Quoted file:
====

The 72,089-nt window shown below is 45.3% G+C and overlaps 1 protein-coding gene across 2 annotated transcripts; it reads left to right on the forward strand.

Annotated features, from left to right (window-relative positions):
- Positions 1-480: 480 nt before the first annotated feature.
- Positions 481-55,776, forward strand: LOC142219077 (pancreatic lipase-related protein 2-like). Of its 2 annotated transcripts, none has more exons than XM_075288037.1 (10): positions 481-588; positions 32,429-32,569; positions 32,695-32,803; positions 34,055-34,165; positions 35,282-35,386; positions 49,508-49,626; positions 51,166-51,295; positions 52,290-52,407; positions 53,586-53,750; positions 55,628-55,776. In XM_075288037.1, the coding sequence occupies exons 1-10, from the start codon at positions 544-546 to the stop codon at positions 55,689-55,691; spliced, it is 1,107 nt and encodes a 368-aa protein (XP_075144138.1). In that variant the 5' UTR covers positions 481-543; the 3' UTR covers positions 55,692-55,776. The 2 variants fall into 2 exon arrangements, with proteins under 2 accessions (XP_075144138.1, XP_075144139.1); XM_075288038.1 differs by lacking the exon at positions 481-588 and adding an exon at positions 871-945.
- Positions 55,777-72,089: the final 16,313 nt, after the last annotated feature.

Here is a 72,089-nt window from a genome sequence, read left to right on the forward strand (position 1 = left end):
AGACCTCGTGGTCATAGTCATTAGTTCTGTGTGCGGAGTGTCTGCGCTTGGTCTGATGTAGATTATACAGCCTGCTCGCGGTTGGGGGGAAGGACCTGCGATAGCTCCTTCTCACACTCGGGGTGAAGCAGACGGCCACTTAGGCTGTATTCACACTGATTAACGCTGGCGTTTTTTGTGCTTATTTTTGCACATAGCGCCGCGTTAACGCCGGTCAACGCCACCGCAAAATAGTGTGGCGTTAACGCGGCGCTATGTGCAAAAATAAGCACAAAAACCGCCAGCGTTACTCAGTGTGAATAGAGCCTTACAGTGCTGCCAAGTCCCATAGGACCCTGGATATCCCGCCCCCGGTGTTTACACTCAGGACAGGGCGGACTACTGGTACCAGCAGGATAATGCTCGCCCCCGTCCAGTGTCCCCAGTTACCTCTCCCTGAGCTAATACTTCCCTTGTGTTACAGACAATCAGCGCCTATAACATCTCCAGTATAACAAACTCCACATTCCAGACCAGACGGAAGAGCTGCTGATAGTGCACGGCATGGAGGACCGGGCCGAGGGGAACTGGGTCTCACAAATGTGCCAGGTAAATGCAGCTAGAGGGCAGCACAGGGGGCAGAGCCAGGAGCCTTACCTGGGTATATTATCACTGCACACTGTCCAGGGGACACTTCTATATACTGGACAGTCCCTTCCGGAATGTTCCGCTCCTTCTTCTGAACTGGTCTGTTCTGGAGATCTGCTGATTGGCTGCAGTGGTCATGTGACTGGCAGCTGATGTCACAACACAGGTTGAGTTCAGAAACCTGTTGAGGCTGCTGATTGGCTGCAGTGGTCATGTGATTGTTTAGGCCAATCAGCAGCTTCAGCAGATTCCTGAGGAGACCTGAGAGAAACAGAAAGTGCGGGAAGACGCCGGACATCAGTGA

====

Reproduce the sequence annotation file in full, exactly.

The 72,089-nt window shown below is 45.3% G+C and overlaps 1 protein-coding gene across 2 annotated transcripts; it reads left to right on the forward strand.

Annotated features, from left to right (window-relative positions):
- Positions 1-480: 480 nt before the first annotated feature.
- Positions 481-55,776, forward strand: LOC142219077 (pancreatic lipase-related protein 2-like). Of its 2 annotated transcripts, none has more exons than XM_075288037.1 (10): positions 481-588; positions 32,429-32,569; positions 32,695-32,803; positions 34,055-34,165; positions 35,282-35,386; positions 49,508-49,626; positions 51,166-51,295; positions 52,290-52,407; positions 53,586-53,750; positions 55,628-55,776. In XM_075288037.1, the coding sequence occupies exons 1-10, from the start codon at positions 544-546 to the stop codon at positions 55,689-55,691; spliced, it is 1,107 nt and encodes a 368-aa protein (XP_075144138.1). In that variant the 5' UTR covers positions 481-543; the 3' UTR covers positions 55,692-55,776. The 2 variants fall into 2 exon arrangements, with proteins under 2 accessions (XP_075144138.1, XP_075144139.1); XM_075288038.1 differs by lacking the exon at positions 481-588 and adding an exon at positions 871-945.
- Positions 55,777-72,089: the final 16,313 nt, after the last annotated feature.

Here is a 72,089-nt window from a genome sequence, read left to right on the forward strand (position 1 = left end):
AGACCTCGTGGTCATAGTCATTAGTTCTGTGTGCGGAGTGTCTGCGCTTGGTCTGATGTAGATTATACAGCCTGCTCGCGGTTGGGGGGAAGGACCTGCGATAGCTCCTTCTCACACTCGGGGTGAAGCAGACGGCCACTTAGGCTGTATTCACACTGATTAACGCTGGCGTTTTTTGTGCTTATTTTTGCACATAGCGCCGCGTTAACGCCGGTCAACGCCACCGCAAAATAGTGTGGCGTTAACGCGGCGCTATGTGCAAAAATAAGCACAAAAACCGCCAGCGTTACTCAGTGTGAATAGAGCCTTACAGTGCTGCCAAGTCCCATAGGACCCTGGATATCCCGCCCCCGGTGTTTACACTCAGGACAGGGCGGACTACTGGTACCAGCAGGATAATGCTCGCCCCCGTCCAGTGTCCCCAGTTACCTCTCCCTGAGCTAATACTTCCCTTGTGTTACAGACAATCAGCGCCTATAACATCTCCAGTATAACAAACTCCACATTCCAGACCAGACGGAAGAGCTGCTGATAGTGCACGGCATGGAGGACCGGGCCGAGGGGAACTGGGTCTCACAAATGTGCCAGGTAAATGCAGCTAGAGGGCAGCACAGGGGGCAGAGCCAGGAGCCTTACCTGGGTATATTATCACTGCACACTGTCCAGGGGACACTTCTATATACTGGACAGTCCCTTCCGGAATGTTCCGCTCCTTCTTCTGAACTGGTCTGTTCTGGAGATCTGCTGATTGGCTGCAGTGGTCATGTGACTGGCAGCTGATGTCACAACACAGGTTGAGTTCAGAAACCTGTTGAGGCTGCTGATTGGCTGCAGTGGTCATGTGATTGTTTAGGCCAATCAGCAGCTTCAGCAGATTCCTGAGGAGACCTGAGAGAAACAGAAAGTGCGGGAAGACGCCGGACATCAGTGA